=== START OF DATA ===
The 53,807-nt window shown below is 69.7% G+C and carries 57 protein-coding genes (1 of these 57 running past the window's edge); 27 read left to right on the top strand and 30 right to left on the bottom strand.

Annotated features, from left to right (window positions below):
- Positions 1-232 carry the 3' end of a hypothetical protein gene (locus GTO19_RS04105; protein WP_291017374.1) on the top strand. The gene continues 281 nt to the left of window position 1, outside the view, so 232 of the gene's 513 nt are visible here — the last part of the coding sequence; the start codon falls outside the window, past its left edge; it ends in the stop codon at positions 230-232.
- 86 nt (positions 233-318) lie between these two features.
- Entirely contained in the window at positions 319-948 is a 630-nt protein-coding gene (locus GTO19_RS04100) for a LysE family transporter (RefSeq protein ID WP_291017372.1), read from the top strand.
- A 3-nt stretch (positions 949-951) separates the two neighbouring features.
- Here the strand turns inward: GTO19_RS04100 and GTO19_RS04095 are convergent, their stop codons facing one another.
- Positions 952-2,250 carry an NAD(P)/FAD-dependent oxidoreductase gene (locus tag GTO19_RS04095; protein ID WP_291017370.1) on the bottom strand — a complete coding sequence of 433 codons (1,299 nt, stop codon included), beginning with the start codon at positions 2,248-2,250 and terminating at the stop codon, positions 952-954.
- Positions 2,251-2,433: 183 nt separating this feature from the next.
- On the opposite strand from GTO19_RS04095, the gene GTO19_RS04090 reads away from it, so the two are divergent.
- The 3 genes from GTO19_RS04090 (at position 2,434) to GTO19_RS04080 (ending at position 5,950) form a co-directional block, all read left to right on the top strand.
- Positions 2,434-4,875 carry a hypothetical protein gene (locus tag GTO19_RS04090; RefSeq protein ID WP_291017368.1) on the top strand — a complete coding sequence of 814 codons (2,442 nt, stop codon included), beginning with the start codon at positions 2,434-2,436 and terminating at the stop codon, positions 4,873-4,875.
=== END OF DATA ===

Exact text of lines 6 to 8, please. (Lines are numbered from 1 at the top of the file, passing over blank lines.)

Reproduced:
- A 3-nt stretch (positions 949-951) separates the two neighbouring features.
- Here the strand turns inward: GTO19_RS04100 and GTO19_RS04095 are convergent, their stop codons facing one another.
- Positions 952-2,250 carry an NAD(P)/FAD-dependent oxidoreductase gene (locus tag GTO19_RS04095; protein ID WP_291017370.1) on the bottom strand — a complete coding sequence of 433 codons (1,299 nt, stop codon included), beginning with the start codon at positions 2,248-2,250 and terminating at the stop codon, positions 952-954.